Natural gas prices started tumbling in 2010 and haven’t really recovered since, but that hasn’t stopped the industry from producing. In the face of declining prices, fracking companies have continued to increase production, creating a glut and keeping prices depressed.
In every State of the Union address he’s given since taking office, President Trump has bragged that the U.S. is now the world’s top producer of oil and gas. That’s due almost exclusively to production by fracking companies. But the oil and gas business model has never really hinged on production so much as prices, and prices stay higher when supplies are low.
“They’ve been phenomenally successful in producing oil and gas, but they’ve been simply terrible at producing cash,” Williams-Derry told me.
Next, let’s look at both the coronavirus crisis and the Russia-Saudi price war.
As the COVID-19 pandemic was first making headlines in February, Russia began pushing back on production-limit agreements with OPEC, the 13-member Organization of the Petroleum Exporting Countries, prompting Saudi Arabia to tear up all production agreements in early March. The dispute culminated on March 6 in Russia’s “Rexit” from all OPEC production and price agreements, which sent the oil market into a tailspin.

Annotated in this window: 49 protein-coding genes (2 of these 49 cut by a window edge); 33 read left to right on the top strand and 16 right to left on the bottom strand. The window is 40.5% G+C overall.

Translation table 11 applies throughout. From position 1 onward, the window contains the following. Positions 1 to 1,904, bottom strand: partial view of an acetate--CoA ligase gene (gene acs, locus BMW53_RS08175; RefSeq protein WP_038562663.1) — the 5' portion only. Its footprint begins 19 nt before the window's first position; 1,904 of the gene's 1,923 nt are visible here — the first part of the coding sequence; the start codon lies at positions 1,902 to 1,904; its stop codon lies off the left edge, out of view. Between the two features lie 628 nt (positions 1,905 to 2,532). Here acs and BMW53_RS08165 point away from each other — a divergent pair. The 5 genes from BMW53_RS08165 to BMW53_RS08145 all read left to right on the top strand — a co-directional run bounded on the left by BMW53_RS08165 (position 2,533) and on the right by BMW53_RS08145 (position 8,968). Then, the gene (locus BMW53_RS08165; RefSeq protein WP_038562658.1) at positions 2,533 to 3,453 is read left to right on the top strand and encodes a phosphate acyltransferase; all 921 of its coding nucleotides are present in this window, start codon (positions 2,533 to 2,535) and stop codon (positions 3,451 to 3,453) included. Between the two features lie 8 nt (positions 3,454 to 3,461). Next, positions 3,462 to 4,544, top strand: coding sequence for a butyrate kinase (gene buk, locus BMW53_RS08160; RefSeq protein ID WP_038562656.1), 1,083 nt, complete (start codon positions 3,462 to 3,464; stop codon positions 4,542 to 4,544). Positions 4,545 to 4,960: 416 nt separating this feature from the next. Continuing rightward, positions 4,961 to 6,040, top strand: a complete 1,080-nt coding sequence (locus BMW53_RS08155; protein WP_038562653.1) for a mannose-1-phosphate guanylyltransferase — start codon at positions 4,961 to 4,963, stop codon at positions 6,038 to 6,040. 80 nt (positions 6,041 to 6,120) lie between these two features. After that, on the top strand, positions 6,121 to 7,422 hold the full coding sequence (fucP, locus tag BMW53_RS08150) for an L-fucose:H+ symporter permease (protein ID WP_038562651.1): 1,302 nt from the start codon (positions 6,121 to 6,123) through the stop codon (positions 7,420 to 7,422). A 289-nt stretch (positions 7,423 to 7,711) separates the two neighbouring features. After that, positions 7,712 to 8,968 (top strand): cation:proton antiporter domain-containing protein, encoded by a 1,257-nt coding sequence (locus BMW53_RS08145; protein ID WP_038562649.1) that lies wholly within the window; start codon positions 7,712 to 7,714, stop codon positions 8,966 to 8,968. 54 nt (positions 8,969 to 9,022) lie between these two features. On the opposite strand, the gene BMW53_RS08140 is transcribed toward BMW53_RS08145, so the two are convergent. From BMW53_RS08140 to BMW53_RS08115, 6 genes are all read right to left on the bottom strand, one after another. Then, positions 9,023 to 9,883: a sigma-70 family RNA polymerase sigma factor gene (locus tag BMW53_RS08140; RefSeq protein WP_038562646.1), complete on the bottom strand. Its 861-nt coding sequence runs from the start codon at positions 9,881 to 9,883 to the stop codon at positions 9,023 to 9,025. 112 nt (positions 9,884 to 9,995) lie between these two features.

In very broad strokes, OPEC exists to help member countries work together to study supply and demand, and then set production limits accordingly in order to maintain stable prices in the energy market. But on March 6, Russia rejected OPEC’s proposed production cuts of 1.5 million barrels, a move that prompted Saudi Arabia to announce it would not only cut crude oil prices to Asia and Europe, but ramp up its production by 2 million barrels per day as well.
When Russia countered with a daily production hike of 500,000 barrels, the sudden supply glut triggered a 30% drop in the price of crude over just five days, from around $50 to $34 a barrel. All this happened just as the accelerating COVID-19 outbreak put downward pressure on demand, compounding the overproduction problem and sending oil prices plummeting, to under $25 a barrel at this writing.
To put that price in perspective, the oil and gas industry’s business models assume a price of $100 a barrel. But even before the COVID-19 outbreak, demand had been falling steadily, driving prices down.
“Prices fell to the $40 to $60 range, maybe $70, starting in 2016, and stayed there through 2017, 2018. [So now] the expectations for high oil prices [have] essentially vanished,” Williams-Derry told me. “And, you know, if you go from an oil price expectation of $100 a barrel to a real price expectation of $50 or $60 a barrel, you’re losing $40 to $50 per barrel produced. That’s money that’s just not being generated.”
There’s a limit to how long the industry can hang on at $25 or even $30 a barrel, but that may be the point for these dueling oil super-producers. “Climate change and the energy transition means that some oil is going to be left in the ground,” Rogers told me, “and I think the Russians and Saudis would say, ‘it’s not going to be our oil that doesn’t burn.’”
With U.S. shale oil stealing market share from Saudi Arabia and Russia over the past decade, he added, “naturally, they would have a motivation to eliminate the U.S. as a competitor.”